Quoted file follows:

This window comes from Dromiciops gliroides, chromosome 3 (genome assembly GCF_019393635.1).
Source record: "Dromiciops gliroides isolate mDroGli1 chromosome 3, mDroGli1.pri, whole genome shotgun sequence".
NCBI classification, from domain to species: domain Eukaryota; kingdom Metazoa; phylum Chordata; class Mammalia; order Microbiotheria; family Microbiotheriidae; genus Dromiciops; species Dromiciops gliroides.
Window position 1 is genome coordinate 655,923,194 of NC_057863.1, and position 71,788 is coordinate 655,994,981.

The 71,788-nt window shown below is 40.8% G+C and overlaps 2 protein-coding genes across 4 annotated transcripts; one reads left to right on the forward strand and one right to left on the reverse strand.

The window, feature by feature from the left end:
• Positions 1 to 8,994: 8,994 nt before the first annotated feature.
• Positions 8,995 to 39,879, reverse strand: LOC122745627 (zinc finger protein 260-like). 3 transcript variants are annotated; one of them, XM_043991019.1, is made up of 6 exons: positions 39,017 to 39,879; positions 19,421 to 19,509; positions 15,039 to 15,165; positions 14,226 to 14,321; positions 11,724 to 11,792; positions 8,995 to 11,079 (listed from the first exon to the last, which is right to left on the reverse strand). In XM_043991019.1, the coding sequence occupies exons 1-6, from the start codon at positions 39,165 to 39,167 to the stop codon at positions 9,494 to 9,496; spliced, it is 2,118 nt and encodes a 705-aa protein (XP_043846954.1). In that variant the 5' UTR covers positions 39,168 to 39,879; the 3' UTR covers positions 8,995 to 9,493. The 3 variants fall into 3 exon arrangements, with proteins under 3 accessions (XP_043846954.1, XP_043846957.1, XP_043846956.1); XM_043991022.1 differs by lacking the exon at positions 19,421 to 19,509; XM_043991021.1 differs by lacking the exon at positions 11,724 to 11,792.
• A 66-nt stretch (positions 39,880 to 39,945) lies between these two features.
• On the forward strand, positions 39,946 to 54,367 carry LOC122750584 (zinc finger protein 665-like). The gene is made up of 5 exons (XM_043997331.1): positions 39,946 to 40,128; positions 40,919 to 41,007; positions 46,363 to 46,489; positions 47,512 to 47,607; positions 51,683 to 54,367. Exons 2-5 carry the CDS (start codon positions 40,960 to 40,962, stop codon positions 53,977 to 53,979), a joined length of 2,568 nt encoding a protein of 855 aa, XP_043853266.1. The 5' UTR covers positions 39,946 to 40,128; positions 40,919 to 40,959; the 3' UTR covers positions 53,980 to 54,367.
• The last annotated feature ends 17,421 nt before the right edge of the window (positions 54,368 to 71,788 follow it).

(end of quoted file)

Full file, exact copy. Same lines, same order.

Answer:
This window comes from Dromiciops gliroides, chromosome 3 (genome assembly GCF_019393635.1).
Source record: "Dromiciops gliroides isolate mDroGli1 chromosome 3, mDroGli1.pri, whole genome shotgun sequence".
NCBI classification, from domain to species: domain Eukaryota; kingdom Metazoa; phylum Chordata; class Mammalia; order Microbiotheria; family Microbiotheriidae; genus Dromiciops; species Dromiciops gliroides.
Window position 1 is genome coordinate 655,923,194 of NC_057863.1, and position 71,788 is coordinate 655,994,981.

The 71,788-nt window shown below is 40.8% G+C and overlaps 2 protein-coding genes across 4 annotated transcripts; one reads left to right on the forward strand and one right to left on the reverse strand.

The window, feature by feature from the left end:
• Positions 1 to 8,994: 8,994 nt before the first annotated feature.
• Positions 8,995 to 39,879, reverse strand: LOC122745627 (zinc finger protein 260-like). 3 transcript variants are annotated; one of them, XM_043991019.1, is made up of 6 exons: positions 39,017 to 39,879; positions 19,421 to 19,509; positions 15,039 to 15,165; positions 14,226 to 14,321; positions 11,724 to 11,792; positions 8,995 to 11,079 (listed from the first exon to the last, which is right to left on the reverse strand). In XM_043991019.1, the coding sequence occupies exons 1-6, from the start codon at positions 39,165 to 39,167 to the stop codon at positions 9,494 to 9,496; spliced, it is 2,118 nt and encodes a 705-aa protein (XP_043846954.1). In that variant the 5' UTR covers positions 39,168 to 39,879; the 3' UTR covers positions 8,995 to 9,493. The 3 variants fall into 3 exon arrangements, with proteins under 3 accessions (XP_043846954.1, XP_043846957.1, XP_043846956.1); XM_043991022.1 differs by lacking the exon at positions 19,421 to 19,509; XM_043991021.1 differs by lacking the exon at positions 11,724 to 11,792.
• A 66-nt stretch (positions 39,880 to 39,945) lies between these two features.
• On the forward strand, positions 39,946 to 54,367 carry LOC122750584 (zinc finger protein 665-like). The gene is made up of 5 exons (XM_043997331.1): positions 39,946 to 40,128; positions 40,919 to 41,007; positions 46,363 to 46,489; positions 47,512 to 47,607; positions 51,683 to 54,367. Exons 2-5 carry the CDS (start codon positions 40,960 to 40,962, stop codon positions 53,977 to 53,979), a joined length of 2,568 nt encoding a protein of 855 aa, XP_043853266.1. The 5' UTR covers positions 39,946 to 40,128; positions 40,919 to 40,959; the 3' UTR covers positions 53,980 to 54,367.
• The last annotated feature ends 17,421 nt before the right edge of the window (positions 54,368 to 71,788 follow it).